I’m Goldie Blumenstyk, a senior writer at The Chronicle covering innovation in and around academe. Here’s what I’m thinking about this week.

Lessons from an advising organization that built a digital strategy on the fly.

Personal, face-to-face connection is a hallmark of the College Advising Corps’ work. Its 800 just-out-of-college advisers are based at high schools throughout the country, where they build relationships with juniors and seniors and then help them apply for college admission and financial aid. Well, at least that was the model.

Thirteen months since going all virtual — and then shifting again to hybrid operations as schools began to reopen — the group’s founder, Nicole Hurd, now realizes just how naïve she was about the “digital strategy” she had once considered adequate. “It’s laughable,” she told me.

Hurd and I spoke a few weeks ago as she reflected on the Advising Corps and, as she put it, “what muscles we’re going to keep” now that the end of the pandemic is in sight. “It’s going to change us forever more,” she said. No doubt. And the Advising Corps isn’t alone. So I’m going to highlight four themes I drew from our conversation, hoping these lessons on making use of technology are useful to colleges and other organizations that advise students.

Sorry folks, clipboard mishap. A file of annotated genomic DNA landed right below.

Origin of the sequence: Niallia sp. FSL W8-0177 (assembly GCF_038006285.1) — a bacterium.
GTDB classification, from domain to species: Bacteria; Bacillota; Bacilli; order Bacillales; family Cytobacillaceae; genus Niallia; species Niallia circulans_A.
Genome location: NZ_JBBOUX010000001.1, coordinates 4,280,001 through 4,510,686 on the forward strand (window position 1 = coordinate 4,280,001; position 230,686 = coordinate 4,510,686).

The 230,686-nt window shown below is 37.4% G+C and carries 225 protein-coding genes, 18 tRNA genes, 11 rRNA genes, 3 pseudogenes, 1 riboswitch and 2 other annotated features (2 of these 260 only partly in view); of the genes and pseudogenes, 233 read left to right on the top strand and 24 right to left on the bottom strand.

But first, some context on the Advising Corps, which began in 2005 and focuses on low-income and first-generation would-be college students. Serving more than a quarter-million students a year, the organization is run in collaboration with its 31 university partners (plus four more as of next fall: North Carolina A&T State University and the Universities of Connecticut, Washington, and California at Santa Cruz), which also cover a portion of the advisers’ salaries. Most of the advisers come from similar backgrounds to the students they guide, and, as I described in a newsletter a few years ago, that counseling experience often propels them into careers in education, especially in serving other first-generation students. In other words, the organization does vital work, and then its “alumni” pay it forward. Hurd wasn’t about to let a pandemic interrupt that.